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South Korea central bank holds rates amid political scandal, hawkish Fed

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South Korea's central bank held its key policy rate steady at a record low of 1.25 percent on Thursday, as authorities sit tight in the face of a political crisis at home and the U.S. Federal Reserve's signal to raise rates at a faster-than-expected pace.

The Bank of Korea's monetary policy committee held its base rate steady, a media official said, just hours after the Fed raised rates for the first time this year and sent global investors scrambling to adjust positions with its hawkish stance.

All 20 analysts surveyed in a Reuters poll before the decision had correctly forecast the BOK's on-hold decision. A majority of the analysts predicted no change for some time.

Thursday's decision comes as South Korean policymakers grapple with a political scandal that has embroiled President Park Geun-hye and raised fresh risks for Asia's fourth-biggest economy.

Park looks set to lose her job after lawmakers overwhelmingly voted to impeach her last week over an influence-peddling scandal. The Constitutional Court has to decide within 180 days whether to uphold the vote.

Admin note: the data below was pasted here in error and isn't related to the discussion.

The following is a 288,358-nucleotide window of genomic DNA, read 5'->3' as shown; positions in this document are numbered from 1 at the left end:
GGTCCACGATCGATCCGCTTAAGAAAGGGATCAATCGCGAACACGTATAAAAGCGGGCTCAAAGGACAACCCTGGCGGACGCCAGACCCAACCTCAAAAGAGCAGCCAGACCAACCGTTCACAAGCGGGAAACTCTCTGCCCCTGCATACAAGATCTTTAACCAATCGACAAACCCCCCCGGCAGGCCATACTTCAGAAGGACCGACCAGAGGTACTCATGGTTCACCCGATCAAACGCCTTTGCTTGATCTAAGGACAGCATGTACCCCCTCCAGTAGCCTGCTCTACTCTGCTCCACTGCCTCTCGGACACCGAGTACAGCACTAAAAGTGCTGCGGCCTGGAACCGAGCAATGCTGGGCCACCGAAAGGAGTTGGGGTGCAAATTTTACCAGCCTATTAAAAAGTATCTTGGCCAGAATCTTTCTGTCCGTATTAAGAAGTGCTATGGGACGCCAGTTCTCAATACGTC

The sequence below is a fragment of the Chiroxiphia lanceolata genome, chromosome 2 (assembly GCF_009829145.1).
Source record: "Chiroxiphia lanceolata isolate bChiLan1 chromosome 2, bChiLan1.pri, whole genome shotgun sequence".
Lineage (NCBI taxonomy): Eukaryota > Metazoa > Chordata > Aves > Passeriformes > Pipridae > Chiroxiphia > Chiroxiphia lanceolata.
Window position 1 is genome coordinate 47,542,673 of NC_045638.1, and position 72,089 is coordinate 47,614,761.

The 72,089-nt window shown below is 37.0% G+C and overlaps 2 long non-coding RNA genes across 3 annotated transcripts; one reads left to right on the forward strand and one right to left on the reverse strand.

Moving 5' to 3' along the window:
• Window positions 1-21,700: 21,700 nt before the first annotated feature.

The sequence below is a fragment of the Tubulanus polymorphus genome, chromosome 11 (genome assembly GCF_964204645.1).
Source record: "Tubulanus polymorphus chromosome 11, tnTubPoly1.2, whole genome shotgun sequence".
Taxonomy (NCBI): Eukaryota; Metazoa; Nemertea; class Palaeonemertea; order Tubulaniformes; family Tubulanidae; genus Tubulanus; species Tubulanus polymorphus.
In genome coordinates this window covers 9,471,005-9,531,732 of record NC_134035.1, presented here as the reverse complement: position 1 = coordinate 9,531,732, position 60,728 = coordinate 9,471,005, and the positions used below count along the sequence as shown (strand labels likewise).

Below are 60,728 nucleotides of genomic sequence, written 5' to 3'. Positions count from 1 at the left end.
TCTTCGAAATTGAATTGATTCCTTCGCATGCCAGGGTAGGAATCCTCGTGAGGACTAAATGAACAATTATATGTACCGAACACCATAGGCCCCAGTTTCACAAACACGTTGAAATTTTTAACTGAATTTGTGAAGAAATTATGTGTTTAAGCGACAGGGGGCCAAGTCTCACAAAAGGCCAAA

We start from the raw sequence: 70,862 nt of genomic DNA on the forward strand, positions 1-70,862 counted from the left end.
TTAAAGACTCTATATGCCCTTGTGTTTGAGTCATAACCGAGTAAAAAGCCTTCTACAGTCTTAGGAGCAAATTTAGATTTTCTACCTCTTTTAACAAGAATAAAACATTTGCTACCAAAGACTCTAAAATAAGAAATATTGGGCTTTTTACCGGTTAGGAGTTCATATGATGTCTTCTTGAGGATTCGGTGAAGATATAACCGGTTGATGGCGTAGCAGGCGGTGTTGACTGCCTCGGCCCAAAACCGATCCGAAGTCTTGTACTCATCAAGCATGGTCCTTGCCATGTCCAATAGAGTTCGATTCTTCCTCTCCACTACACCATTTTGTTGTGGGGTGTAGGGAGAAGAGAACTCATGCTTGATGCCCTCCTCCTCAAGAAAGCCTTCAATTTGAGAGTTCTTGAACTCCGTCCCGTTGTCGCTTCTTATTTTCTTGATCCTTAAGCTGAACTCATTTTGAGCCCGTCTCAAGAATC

"We see rates on hold until the end of next year," said Yoon Yeo-sam, a fixed income analyst at Mirae Asset Daewoo Securities.

"Rates in the U.S. are expected to rise faster than we expected and we are aware of the downside risks the economy faces, but it will not be easy for the BOK to cut rates," Yoon said, underscoring the risks of capital outflows from one of the most vulnerable emerging market economies in Asia.

Yoon added that monetary policy will remain neutral in the new year as household debt still remains a burden.

South Korea's economic recovery has stuttered over the past two years in the face of slack global demand and tepid private consumption.

The won and stocks fell early on Thursday following the Fed's signal to increase interest rates at a faster pace than markets had anticipated, bringing a quick reaction from Seoul to take steps to stabilize markets if needed.

The Fed's rate rise of 25 basis points to 0.50-0.75 percent was well flagged but the "dot plots" of members' projections showed a median of three hikes next year, up from two previously, leaving investors scrambling to adjust position.

South Korean Vice Finance Minister Choi Sang-mok said the government is on high alert for any extreme market volatility, but expects no major shakeout if the Fed policy path is communicated clearly.

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